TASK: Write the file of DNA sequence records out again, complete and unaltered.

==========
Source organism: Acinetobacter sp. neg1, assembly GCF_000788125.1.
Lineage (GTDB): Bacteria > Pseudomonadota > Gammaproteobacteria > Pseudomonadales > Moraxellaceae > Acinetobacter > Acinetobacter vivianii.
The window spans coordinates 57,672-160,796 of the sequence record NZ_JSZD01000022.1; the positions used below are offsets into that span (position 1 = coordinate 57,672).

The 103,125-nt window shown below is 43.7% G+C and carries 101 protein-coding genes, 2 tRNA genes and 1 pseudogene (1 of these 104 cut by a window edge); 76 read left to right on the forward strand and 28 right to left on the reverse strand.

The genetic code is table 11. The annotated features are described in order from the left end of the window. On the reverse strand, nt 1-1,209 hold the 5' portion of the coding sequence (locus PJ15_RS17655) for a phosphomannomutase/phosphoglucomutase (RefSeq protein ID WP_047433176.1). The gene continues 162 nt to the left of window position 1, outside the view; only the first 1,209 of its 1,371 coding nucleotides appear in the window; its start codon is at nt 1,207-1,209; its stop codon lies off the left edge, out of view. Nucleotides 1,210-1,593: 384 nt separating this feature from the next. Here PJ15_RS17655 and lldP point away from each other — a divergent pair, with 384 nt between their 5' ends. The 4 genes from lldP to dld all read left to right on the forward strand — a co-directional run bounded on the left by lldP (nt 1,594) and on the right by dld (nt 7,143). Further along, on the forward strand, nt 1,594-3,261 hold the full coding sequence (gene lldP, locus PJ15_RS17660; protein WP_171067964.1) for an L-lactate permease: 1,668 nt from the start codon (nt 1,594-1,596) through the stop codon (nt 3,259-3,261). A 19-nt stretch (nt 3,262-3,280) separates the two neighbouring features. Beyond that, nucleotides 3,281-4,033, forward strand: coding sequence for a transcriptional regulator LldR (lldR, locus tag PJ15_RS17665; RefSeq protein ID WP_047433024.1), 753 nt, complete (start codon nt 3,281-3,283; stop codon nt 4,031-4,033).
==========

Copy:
Source organism: Acinetobacter sp. neg1, assembly GCF_000788125.1.
Lineage (GTDB): Bacteria > Pseudomonadota > Gammaproteobacteria > Pseudomonadales > Moraxellaceae > Acinetobacter > Acinetobacter vivianii.
The window spans coordinates 57,672-160,796 of the sequence record NZ_JSZD01000022.1; the positions used below are offsets into that span (position 1 = coordinate 57,672).

The 103,125-nt window shown below is 43.7% G+C and carries 101 protein-coding genes, 2 tRNA genes and 1 pseudogene (1 of these 104 cut by a window edge); 76 read left to right on the forward strand and 28 right to left on the reverse strand.

The genetic code is table 11. The annotated features are described in order from the left end of the window. On the reverse strand, nt 1-1,209 hold the 5' portion of the coding sequence (locus PJ15_RS17655) for a phosphomannomutase/phosphoglucomutase (RefSeq protein ID WP_047433176.1). The gene continues 162 nt to the left of window position 1, outside the view; only the first 1,209 of its 1,371 coding nucleotides appear in the window; its start codon is at nt 1,207-1,209; its stop codon lies off the left edge, out of view. Nucleotides 1,210-1,593: 384 nt separating this feature from the next. Here PJ15_RS17655 and lldP point away from each other — a divergent pair, with 384 nt between their 5' ends. The 4 genes from lldP to dld all read left to right on the forward strand — a co-directional run bounded on the left by lldP (nt 1,594) and on the right by dld (nt 7,143). Further along, on the forward strand, nt 1,594-3,261 hold the full coding sequence (gene lldP, locus PJ15_RS17660; protein WP_171067964.1) for an L-lactate permease: 1,668 nt from the start codon (nt 1,594-1,596) through the stop codon (nt 3,259-3,261). A 19-nt stretch (nt 3,262-3,280) separates the two neighbouring features. Beyond that, nucleotides 3,281-4,033, forward strand: coding sequence for a transcriptional regulator LldR (lldR, locus tag PJ15_RS17665; RefSeq protein ID WP_047433024.1), 753 nt, complete (start codon nt 3,281-3,283; stop codon nt 4,031-4,033).